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Canada reports first coronavirus death as number of infected climbs

first_imgCanada on Monday reported its first death from the new coronavirus as the number of people in the nation who have contracted the disease rose to above 70, officials said.The dead man had been living in a nursing home, the Lynn Valley Care Centre in North Vancouver, British Columbia’s chief health officer Bonnie Henry told a news conference.”We unfortunately have had a death here in British Columbia,” Henry said. Topics : The man was one of two residents infected at the long-care facility with no recent travel history. Henry said the dead man was in his 80s and had a number of underlying medical conditions.Canada now has at least 71 presumptive and confirmed cases of the virus that causes the respiratory illness COVID-19, up from 51 on Friday and nine more than reported on Sunday.Virus outbreaks are especially problematic in nursing homes because residents live in close quarters and tend to have weaker immune systems and underlying health conditions, so infections can spread easily.On Saturday, Henry said two Lynn Valley residents had contracted the virus from one of the facility’s health workers who had been infected.center_img “The risk to the general population within Canada is still low, but this could change rapidly,” Theresa Tam, Canada’s chief medical officer, said earlier on Monday.In a potential sign of future challenges, Reuters reported that millions of face masks stockpiled by Ontario to protect healthcare workers during a future epidemic have expired.That raises questions about the readiness of Canada’s most populous province to deal with the spreading coronavirus.In the central province of Alberta, medical officials said the number of cases had risen to seven from four, all of which were linked to people who had traveled.The novel coronavirus that emerged in central China in December has now spread to more than 100 countries and infected over 110,000 people worldwide with more than 3,800 deaths.Prime Minister Justin Trudeau’s government says it will help people who are forced into quarantine due to the virus. Deputy Prime Minister Chrystia Freeland told legislators on Monday there would also be extra support for the healthcare system.Canada is also now urging people not to take cruise ship vacations.Canada is poised to repatriate more than 200 citizens aboard the Grand Princess cruise ship, which is due to dock in Oakland, California after an outbreak on the vessel carrying some 3,500 passengers and crew. last_img read more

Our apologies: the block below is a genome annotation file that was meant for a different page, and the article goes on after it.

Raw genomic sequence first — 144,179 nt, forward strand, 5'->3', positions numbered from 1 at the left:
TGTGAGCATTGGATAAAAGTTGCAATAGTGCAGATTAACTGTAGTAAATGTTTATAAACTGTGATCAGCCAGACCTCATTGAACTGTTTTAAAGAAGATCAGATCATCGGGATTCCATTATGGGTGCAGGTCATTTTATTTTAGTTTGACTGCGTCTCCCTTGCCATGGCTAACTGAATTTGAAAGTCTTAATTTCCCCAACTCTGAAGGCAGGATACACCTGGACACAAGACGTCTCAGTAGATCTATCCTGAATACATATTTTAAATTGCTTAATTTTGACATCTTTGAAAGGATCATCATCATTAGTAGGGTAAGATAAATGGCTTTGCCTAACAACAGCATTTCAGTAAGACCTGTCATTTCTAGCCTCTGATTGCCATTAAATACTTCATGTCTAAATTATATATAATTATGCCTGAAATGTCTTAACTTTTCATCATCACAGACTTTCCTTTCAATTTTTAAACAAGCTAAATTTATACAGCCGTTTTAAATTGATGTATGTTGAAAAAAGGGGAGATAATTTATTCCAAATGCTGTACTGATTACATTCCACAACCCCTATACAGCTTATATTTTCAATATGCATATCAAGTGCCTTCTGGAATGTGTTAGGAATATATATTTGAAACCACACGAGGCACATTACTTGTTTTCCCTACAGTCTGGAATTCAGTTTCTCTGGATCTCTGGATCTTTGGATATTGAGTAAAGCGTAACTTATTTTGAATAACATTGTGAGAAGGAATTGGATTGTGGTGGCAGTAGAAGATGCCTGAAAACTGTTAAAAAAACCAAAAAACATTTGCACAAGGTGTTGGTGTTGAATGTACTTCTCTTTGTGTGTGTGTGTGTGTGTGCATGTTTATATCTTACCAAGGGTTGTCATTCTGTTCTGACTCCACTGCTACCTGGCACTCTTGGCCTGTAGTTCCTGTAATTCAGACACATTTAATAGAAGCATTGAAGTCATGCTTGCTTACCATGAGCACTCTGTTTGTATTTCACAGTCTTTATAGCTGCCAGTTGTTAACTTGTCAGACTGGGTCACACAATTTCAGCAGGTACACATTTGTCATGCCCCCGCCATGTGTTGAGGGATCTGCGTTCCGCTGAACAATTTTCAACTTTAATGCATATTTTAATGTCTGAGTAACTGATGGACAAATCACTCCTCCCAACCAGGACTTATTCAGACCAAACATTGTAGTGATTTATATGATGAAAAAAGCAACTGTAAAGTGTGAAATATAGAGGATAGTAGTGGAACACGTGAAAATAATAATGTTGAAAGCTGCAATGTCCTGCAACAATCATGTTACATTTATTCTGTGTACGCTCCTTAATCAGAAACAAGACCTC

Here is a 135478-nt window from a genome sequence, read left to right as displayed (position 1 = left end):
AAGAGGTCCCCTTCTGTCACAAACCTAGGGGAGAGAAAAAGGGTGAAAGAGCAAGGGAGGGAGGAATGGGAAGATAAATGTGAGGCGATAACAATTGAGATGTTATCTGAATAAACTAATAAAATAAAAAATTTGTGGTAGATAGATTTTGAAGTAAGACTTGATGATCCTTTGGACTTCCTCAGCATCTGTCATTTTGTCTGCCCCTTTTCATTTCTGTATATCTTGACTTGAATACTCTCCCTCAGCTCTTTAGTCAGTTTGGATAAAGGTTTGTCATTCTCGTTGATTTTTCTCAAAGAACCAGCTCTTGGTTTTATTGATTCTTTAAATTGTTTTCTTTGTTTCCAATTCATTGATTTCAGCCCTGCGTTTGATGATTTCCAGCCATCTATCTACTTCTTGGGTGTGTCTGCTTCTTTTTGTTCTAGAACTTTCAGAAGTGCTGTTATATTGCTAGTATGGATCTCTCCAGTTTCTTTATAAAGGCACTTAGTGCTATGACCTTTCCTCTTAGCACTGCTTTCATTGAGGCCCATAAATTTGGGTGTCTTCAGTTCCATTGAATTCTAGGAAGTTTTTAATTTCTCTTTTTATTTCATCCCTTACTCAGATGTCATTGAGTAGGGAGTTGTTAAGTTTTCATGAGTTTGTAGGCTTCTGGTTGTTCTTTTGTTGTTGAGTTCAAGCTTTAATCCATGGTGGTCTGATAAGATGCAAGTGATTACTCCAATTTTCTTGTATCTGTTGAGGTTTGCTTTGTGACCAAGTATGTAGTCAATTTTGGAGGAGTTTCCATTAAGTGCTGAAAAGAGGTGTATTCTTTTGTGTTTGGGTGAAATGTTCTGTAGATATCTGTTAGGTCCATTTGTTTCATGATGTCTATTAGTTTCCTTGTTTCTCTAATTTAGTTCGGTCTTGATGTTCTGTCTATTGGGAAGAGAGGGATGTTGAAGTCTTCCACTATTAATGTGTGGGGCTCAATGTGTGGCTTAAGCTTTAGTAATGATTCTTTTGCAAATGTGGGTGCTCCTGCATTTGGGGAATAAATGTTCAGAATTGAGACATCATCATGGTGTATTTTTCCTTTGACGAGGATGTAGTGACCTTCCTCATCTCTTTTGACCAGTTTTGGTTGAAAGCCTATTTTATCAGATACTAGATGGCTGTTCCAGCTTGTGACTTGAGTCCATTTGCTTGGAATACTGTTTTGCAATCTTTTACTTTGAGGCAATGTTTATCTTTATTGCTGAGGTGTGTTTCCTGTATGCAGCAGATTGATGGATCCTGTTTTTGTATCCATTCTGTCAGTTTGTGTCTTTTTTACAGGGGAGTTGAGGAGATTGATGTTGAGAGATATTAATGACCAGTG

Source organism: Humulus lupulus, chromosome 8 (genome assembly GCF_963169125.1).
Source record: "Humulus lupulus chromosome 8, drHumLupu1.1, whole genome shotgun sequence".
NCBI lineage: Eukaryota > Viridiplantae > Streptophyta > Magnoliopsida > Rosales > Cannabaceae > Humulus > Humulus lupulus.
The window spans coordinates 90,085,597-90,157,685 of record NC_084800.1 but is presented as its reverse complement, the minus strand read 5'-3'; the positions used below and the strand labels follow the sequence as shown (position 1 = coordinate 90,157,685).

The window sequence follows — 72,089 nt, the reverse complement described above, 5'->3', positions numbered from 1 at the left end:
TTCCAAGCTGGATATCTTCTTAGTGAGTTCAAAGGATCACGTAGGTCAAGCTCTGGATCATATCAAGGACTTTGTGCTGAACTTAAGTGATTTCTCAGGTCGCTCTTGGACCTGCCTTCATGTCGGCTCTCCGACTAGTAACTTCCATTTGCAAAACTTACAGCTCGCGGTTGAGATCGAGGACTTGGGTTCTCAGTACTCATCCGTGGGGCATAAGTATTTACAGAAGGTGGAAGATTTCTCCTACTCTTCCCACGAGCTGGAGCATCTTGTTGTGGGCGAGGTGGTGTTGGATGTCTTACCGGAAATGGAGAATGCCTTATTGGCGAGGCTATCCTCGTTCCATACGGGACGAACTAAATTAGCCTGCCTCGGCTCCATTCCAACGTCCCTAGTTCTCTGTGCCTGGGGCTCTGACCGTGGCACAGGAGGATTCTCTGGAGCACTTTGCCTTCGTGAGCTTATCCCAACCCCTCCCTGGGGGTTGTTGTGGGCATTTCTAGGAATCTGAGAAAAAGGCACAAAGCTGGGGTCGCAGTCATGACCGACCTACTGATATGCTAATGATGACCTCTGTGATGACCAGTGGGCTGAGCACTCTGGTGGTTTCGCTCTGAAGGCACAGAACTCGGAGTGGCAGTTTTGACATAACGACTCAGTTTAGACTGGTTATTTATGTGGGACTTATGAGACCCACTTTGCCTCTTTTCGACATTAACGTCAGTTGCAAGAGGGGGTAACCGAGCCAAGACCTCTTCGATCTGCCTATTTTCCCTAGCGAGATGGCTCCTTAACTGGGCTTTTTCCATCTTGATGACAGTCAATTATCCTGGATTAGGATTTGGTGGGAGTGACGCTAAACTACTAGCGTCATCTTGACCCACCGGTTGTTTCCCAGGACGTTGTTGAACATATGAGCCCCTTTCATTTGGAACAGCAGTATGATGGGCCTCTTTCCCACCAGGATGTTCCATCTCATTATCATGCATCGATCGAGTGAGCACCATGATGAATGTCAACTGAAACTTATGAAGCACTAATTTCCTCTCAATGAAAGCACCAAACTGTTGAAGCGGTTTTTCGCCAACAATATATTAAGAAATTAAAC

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Ford to resume production at some North American plants in April

first_imgTopics : Ford Motor Co said on Thursday it planned to restart production at some plants in North America as early as April 6, in a sign of hope for US automakers as the industry grapples with the damages from the coronavirus pandemic.The No. 2. US automaker said it was bringing key plants back online, while introducing additional safety measures to protect returning workers from the coronavirus pandemic.”We will continue to assess public health conditions as well as supplier readiness and will adjust plans if necessary,” the company said in a statement.  Ford plans to begin production at its Hermosillo Assembly Plant on one shift.Earlier this week, Reuters had reported citing sources that Ford did not plan to restart production until at least April 6, warning it could be further delayed into April.Detroit’s Big Three shut plants and curtailed production to limit the number of workers on the job to prevent the spread of coronavirus among roughly 150,000 factory employees.The global auto industry is bracing for worldwide sales to plummet more than 12% from 2019, worse than the two-year peak-to-trough decline of 8% during the global recession in 2008-2009, research firm IHS Markit predicted on Wednesday.Detroit auto companies are in a far better financial health than they were ahead of the 2008-2009 crisis. Their balance sheets are healthier. Earlier this month, GM and Ford moved to build cash reserves further by drawing down a combined total of more than $30 billion from credit lines.Shares of the company were down 4.8% in premarket trade.last_img read more